The Exchange, Land Grant Farms, KWIT History, Women Running for Office
Welcome to The Exchange on Siouxland Public Media I’m Mary Hartnett.
Since the election of President Donald Trump in 2016, women have been more politically vocal and politically active. In fact, an Iowa State University center for Women and Politics says more Iowa women are running for office and winning. Diane Bystrom is the director of the Carrie Chapman Catt Center for Women and Politics. Bystrom says the women have felt the need to get involved after the loss of the first female presidential nominee.
That was Diane Bystrom, the director of the Carrie Chapman Catt Center for Women and Politics at Iowa State University in Ames. The center is documenting more women in Iowa and across the country who have been running for local and county offices since the 2016 election.
You’re listening to the Exchange on Siouxland Public Media. I’m Mary Hartnett.
Iowa State University Extension Service is spearheading an effort to hear the stories of the land grant legacy farms Iowa. These farms where sold after the 1862 Morrill Act of 1862 to provide funding for the building of Iowa State. John Lawrence is the Iowa State University Interim Vice President for Extension and Outreach.
Lawrence visited Northwest Iowa this week and explained the legacy farm program and how the land grant system worked.
That was John Lawrence, Iowa State University Interim Vice President for Extension and Outreach.
He and other extension service personnel are seeking the owners of land grant legacy farms to tell their stores.
Most of the land grant farms are right here in Northwest Iowa. One of them recently featured in Iowa State’s Visions alumni magazine is in Moville. The Maxwell family owns the farm. Helen and Don Maxwell met at Iowa State. Helen graduated with her degree in child development in 1949 and Don got his veterinary medicine degree in 1951. Both of them were in the Greek system, they have been proud alumni ever since and their children and grandchildren have attended ISU. They were even named ISU parents of the year in 1977. Now retired, the Maxwells were thrilled to find out that they were the owners of a legacy land grant farm. Helen Maxwell’s father bought the farm in the 1930s.
Helen spent some time at a school in Denver before coming to Iowa State. She went out there to alleviate her persistent allergies. But she wasn’t there long.
Helen said attending Iowa State right after the second world war had some significant social advantages.
Helen says when the story of the family farm was published in the Vision magazine, several of her sorority sisters contacted her.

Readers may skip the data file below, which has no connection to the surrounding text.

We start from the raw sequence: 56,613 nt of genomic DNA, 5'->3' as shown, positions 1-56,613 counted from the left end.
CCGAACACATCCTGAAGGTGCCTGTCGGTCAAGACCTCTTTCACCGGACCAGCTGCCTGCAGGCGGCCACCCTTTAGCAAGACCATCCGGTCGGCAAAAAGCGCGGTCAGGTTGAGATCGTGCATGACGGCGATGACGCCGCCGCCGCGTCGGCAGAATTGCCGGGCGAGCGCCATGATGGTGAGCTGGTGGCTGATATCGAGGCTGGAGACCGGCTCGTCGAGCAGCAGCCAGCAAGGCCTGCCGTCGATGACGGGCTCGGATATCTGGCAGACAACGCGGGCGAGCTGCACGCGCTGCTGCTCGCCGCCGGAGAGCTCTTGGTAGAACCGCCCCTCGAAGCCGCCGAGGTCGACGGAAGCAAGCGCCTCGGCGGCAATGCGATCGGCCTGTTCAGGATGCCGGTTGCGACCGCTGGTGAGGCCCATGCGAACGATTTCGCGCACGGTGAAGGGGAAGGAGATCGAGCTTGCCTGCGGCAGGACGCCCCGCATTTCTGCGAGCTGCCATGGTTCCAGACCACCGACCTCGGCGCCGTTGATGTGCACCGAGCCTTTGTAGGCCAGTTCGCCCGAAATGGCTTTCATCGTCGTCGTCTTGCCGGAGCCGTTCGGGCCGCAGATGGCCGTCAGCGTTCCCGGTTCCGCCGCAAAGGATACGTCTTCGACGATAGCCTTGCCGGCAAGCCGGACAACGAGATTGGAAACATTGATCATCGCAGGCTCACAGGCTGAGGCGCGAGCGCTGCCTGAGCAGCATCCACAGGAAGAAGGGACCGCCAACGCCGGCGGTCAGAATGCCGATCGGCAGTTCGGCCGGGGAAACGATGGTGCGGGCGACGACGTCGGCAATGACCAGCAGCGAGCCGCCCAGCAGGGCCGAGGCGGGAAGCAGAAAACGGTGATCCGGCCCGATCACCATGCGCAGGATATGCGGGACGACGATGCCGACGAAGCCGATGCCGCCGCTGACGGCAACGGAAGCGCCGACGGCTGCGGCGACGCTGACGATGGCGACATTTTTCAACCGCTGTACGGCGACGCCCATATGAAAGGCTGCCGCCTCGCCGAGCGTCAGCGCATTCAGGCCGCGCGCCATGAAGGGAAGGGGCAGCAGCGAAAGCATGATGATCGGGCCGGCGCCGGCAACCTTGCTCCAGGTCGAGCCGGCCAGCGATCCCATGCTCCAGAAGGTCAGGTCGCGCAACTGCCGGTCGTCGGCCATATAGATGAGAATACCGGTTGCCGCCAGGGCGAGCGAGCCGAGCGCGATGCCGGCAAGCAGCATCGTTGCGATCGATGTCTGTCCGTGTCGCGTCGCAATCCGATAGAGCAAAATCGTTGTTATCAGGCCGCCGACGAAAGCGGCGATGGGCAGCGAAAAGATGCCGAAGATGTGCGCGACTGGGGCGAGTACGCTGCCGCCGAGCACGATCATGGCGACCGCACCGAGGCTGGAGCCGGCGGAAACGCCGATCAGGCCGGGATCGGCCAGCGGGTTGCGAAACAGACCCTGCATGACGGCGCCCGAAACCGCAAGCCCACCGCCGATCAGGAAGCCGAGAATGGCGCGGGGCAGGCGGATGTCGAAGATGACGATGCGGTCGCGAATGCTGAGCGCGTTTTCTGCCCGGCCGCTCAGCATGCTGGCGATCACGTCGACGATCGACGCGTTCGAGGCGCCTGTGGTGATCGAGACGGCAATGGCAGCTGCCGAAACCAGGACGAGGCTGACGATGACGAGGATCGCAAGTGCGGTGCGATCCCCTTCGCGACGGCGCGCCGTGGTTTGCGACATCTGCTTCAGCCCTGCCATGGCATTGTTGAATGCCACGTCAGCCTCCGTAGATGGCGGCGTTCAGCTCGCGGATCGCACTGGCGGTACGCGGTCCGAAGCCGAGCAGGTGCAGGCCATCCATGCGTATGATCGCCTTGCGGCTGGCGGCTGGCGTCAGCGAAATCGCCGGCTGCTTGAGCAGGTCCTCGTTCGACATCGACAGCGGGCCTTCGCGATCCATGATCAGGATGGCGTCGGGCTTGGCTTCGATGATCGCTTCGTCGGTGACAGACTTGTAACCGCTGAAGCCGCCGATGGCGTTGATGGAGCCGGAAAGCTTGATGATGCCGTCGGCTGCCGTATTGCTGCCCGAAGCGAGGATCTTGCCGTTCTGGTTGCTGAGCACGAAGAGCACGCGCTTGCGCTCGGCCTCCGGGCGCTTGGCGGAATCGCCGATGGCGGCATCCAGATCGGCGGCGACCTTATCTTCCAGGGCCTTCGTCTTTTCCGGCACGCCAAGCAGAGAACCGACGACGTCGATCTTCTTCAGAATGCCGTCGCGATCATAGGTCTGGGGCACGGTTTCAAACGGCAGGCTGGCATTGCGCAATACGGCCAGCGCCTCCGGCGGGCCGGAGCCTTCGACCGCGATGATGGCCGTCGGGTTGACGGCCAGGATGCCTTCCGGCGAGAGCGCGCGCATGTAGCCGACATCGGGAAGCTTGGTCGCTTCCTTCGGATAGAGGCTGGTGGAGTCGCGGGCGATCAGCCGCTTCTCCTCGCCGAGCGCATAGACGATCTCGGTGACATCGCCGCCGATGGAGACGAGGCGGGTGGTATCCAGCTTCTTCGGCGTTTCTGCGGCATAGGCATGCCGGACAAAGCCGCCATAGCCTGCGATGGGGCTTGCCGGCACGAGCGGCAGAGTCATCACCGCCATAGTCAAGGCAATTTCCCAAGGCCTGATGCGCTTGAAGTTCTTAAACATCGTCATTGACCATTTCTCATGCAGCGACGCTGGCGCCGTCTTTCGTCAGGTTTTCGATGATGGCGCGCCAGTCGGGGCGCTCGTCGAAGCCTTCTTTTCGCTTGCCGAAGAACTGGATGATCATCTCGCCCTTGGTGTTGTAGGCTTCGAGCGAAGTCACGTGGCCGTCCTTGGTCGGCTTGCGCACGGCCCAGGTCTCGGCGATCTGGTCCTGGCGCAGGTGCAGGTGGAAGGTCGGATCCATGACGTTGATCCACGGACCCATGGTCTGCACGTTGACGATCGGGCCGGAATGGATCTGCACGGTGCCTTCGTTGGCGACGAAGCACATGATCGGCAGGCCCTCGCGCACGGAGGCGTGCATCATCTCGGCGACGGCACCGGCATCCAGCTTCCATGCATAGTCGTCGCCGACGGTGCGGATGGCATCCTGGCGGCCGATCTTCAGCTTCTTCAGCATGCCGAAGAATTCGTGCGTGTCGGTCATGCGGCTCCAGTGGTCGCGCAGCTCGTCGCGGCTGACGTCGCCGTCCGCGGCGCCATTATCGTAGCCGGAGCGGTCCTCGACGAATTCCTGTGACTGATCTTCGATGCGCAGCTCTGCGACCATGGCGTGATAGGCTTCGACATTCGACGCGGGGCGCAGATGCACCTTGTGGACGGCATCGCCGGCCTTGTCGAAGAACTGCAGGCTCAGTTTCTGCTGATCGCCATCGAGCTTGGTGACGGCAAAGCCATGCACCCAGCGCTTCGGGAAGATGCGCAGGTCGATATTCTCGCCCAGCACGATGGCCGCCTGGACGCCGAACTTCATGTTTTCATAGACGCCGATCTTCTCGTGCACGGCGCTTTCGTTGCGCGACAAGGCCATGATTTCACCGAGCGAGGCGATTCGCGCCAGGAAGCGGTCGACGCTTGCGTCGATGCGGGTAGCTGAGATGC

Writers and a photographer took the whole family out the now rented farm to talk about the farm and take pictures
Helen and Don Maxwell live in downtown Moville. The have a houseful of happy memories of Iowa State, including cyclone blankets and a set of salt and pepper shakers made to look like ISU football players. There were happy to have a chance to find out more about their farm and to share some stories about their time at Iowa State with the extension service.
The legacy land grant project continues. If you suspect you have a land-grant farm and want to get involved, go to landgrant.iastate.edu.
You’re listening to the Exchange on Siouxland Public Media, I’m Mary Hartnett.
Iowa has a long tradition of passing down farmland through the generations. However, inheriting a farm can be a tricky business at best. That’s why the University of Nebraska Lincoln has been holding seminars for people who have been bequeathed a farm, but aren’t sure what to do next. Alan Vyhnalek is an extension education at UNL and he’s been conducting the classes. Vyhnalek says people aren’t sure where to start.
That was Alan Vyhnalek is an extension education at UNL He is teaching a series of classes on how to handle a farm inheritance.
You’re listening to the exchange on Siouxland Public Media. I’m Mary Hartnett
Siouxland Public Media, KWIT KOJi celebrates its 40th anniversary this year. The station first went on the air in January of 1978. The offerings included All Things Considered and Morning Edition, but on also on the schedule were classical music, NPR Recital Hall, Black Perspectives, the big bands and a farm reports. Former Siouxland Public Media general Manager Gretchen Gondek and producer of the Program OPUS spoke with local journalist and historian Marcia Poole about the station’s beginnings. Marcia wrote an in-depth research paper about how the station came to be.
That was Gretchen Gondek speaking with journalist and local historian Marcia Poole about the birth of Siouxland Public Media back in 1978.